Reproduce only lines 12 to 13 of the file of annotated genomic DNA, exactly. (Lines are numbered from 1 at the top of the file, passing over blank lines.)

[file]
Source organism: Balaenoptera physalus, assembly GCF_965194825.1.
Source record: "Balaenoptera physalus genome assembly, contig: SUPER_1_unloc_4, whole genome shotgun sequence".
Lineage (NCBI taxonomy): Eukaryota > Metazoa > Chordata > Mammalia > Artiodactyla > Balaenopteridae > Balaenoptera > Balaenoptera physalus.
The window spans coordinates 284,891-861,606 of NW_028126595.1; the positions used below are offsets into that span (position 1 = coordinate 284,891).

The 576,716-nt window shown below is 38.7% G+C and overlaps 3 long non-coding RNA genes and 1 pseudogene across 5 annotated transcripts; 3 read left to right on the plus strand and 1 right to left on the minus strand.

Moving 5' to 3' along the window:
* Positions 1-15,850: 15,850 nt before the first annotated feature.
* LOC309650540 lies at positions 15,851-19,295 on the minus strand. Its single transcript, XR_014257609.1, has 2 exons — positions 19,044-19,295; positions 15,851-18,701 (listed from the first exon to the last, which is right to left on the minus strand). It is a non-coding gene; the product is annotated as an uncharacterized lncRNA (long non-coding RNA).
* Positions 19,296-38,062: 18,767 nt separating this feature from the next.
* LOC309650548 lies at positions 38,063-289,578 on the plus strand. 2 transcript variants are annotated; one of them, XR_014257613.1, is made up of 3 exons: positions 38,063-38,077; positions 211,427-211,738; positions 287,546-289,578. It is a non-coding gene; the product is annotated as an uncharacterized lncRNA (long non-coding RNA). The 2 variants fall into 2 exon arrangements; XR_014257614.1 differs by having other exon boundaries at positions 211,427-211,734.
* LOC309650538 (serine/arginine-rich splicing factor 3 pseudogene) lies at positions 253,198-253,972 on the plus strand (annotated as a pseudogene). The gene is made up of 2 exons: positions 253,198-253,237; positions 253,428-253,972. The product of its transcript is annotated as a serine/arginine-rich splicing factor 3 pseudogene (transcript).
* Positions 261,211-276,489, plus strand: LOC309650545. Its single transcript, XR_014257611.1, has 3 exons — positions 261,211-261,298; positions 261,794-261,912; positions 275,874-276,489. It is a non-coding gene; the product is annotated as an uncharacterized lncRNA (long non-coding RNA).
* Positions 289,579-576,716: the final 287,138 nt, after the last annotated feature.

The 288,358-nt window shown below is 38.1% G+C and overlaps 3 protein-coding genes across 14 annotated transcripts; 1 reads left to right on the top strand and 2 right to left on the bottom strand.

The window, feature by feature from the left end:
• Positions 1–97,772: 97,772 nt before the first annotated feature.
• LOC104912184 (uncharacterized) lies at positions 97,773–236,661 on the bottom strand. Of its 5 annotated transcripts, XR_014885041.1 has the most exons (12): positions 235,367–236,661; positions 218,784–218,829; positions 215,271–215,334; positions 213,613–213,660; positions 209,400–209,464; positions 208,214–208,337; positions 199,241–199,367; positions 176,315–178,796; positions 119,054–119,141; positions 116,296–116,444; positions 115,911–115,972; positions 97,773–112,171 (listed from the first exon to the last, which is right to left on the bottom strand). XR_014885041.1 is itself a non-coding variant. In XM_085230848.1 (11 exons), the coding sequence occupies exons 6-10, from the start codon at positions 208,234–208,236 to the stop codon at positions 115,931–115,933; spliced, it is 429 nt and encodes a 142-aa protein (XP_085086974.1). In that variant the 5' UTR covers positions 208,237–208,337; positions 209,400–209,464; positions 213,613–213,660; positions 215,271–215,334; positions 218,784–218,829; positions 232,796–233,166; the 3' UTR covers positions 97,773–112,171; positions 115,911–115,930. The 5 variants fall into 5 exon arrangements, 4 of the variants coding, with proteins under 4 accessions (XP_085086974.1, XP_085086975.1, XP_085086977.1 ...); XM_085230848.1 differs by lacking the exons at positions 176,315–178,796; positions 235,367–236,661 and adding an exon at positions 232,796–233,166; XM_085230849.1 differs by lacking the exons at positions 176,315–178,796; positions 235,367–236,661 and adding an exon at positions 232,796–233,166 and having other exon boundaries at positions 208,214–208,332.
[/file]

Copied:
* Positions 261,211-276,489, plus strand: LOC309650545. Its single transcript, XR_014257611.1, has 3 exons — positions 261,211-261,298; positions 261,794-261,912; positions 275,874-276,489. It is a non-coding gene; the product is annotated as an uncharacterized lncRNA (long non-coding RNA).
* Positions 289,579-576,716: the final 287,138 nt, after the last annotated feature.